Safety Tips For Driving With ‘Tweens’

Driving with your kids in the car can sometimes be a trying experience, and not just when it comes to choosing a radio station. Just because your children are too old for car booster seats, doesn’t mean they should be seated like adults.

Large numbers of 8 to 12 year olds – dubbed “tweens” by marketers – are needlessly at risk when riding in motor vehicles according to a research report recently released by the Automotive Coalition for Traffic Safety (ACTS).

The report found that half of tweens surveyed do not always wear seat belts and many sit in front seats.

“Tweens are at an important age, a time when they are developing habits they will carry into their teen and adult years,” said Christene Jennings, ACTS director of programs. “We’re finding belt use and seating position for tweens are significantly influenced by their parents. And we’re learning how parents can be more effective at getting tweens properly restrained in a back seat.”

The safest place for children 12 and under is properly restrained in a back seat, in an age- and size- appropriate restraint, booster seat or a properly fitting seat belt.

Unfortunately, as children age, restraint use declines and their desire to sit in the front seat grows. Overall about a third of tweens surveyed reported sitting in the front seat. And research shows children are 40% more likely to be injured in the front seat than the back.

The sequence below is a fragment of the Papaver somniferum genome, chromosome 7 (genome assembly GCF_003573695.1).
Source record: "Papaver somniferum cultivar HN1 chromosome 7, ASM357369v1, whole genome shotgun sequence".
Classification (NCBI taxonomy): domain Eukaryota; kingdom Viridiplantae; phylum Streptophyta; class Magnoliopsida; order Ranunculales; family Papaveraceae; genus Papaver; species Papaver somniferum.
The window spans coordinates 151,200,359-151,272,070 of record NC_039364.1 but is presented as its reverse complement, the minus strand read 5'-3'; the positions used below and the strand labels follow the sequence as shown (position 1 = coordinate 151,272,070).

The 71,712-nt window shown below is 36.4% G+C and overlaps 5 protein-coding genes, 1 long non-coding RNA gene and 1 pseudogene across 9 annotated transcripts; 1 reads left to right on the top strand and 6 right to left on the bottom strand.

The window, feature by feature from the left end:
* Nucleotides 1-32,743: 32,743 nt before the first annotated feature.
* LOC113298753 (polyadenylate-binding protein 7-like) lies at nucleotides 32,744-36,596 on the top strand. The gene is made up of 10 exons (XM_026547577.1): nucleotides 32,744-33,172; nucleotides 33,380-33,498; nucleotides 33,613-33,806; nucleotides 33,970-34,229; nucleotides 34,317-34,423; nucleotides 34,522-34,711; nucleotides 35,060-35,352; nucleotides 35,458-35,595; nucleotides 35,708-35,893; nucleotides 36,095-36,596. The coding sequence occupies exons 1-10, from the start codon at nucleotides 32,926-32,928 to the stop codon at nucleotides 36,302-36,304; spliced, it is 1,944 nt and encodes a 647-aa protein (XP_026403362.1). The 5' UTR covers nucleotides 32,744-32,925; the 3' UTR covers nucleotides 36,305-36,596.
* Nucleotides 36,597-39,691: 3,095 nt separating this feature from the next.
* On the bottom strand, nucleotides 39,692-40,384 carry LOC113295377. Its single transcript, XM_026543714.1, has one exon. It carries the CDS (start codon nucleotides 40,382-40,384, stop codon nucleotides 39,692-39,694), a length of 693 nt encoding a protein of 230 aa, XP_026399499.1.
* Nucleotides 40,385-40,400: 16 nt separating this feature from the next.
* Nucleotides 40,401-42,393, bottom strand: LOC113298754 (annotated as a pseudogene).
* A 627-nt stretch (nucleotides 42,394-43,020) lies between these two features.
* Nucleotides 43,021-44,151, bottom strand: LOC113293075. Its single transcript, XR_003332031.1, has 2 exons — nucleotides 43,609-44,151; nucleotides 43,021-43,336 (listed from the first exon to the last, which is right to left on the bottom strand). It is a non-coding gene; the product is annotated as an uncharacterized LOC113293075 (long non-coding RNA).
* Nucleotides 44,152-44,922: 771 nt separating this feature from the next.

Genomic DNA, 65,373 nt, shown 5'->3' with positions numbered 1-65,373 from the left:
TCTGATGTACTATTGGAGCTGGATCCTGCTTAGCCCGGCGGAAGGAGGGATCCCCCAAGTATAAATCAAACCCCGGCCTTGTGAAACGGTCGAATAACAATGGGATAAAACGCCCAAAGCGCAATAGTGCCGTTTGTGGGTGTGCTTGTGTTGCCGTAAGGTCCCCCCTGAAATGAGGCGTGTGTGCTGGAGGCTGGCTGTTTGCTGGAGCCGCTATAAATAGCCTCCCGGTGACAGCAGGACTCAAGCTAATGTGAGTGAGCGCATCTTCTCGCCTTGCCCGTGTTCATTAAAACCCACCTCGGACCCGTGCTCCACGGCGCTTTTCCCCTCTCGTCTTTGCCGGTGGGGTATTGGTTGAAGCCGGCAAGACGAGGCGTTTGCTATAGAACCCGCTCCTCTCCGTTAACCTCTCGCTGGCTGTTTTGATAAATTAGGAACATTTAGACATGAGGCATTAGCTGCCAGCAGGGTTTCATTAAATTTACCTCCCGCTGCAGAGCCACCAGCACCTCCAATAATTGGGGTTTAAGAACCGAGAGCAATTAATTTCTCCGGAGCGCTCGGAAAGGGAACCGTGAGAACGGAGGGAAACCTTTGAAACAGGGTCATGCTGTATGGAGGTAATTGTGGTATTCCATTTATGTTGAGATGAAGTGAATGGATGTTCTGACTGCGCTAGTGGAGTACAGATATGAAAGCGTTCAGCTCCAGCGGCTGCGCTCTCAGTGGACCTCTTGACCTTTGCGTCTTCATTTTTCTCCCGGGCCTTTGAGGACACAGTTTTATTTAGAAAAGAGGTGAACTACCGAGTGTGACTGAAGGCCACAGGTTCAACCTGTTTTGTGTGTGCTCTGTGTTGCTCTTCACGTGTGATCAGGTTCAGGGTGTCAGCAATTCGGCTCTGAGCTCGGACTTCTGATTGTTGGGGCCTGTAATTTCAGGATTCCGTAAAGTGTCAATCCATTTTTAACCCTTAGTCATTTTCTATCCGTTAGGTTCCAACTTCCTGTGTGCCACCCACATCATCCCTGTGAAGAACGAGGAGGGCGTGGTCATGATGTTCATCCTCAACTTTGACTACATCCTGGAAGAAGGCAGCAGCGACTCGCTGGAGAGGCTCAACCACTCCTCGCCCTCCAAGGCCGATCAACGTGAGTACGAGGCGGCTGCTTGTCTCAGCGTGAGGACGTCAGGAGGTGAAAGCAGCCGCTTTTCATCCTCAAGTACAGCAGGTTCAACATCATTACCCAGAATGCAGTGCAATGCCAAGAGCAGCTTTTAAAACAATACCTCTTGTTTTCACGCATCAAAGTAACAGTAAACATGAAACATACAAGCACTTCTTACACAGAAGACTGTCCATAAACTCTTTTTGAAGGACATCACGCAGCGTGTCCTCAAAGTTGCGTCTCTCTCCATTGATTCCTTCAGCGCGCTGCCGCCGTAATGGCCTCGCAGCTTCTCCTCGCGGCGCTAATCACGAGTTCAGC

Most tweens already are aware of the benefits of buckling up. However, safety alone has limited influence because other factors may be more important to them.

Even though tweens are becoming more independent, they still need parental guidance to ensure their safety in cars.

Surveys showed when parents take control, tweens tend to sit in the back. Two thirds sit in a back seat when parents make the decision, compared to only half of tweens who independently decide where to sit.

The ACTS is providing some tips on persuading tweens to buckle up in a back seat:

* Buckle up yourself! Tweens still think of their parents as role models. Research shows when parents are restrained, their children are more likely to be as well.

* Tell them it’s the law. Seat belts are mandatory by law. Let tweens know belt use isn’t an option; it’s the law.

* Let your tween pick the radio station. Tweens said being in control of the radio is a major benefit of the front seat. Make a deal with your tween: If he sits buckled in back, he can choose.

* Give your tween something to do in a back seat. Electronic games can be stored in a back seat and make games in the front seat off limits.

* Let tweens “own” their space in a back seat. Tweens are eager to claim their own space. Let them set up places to keep things in a back seat so that’s the first place they want to go.

More information on tween car safety in available on a new Web site from the ACTS, available atwww.tweensafety.org

(SPM Wire)

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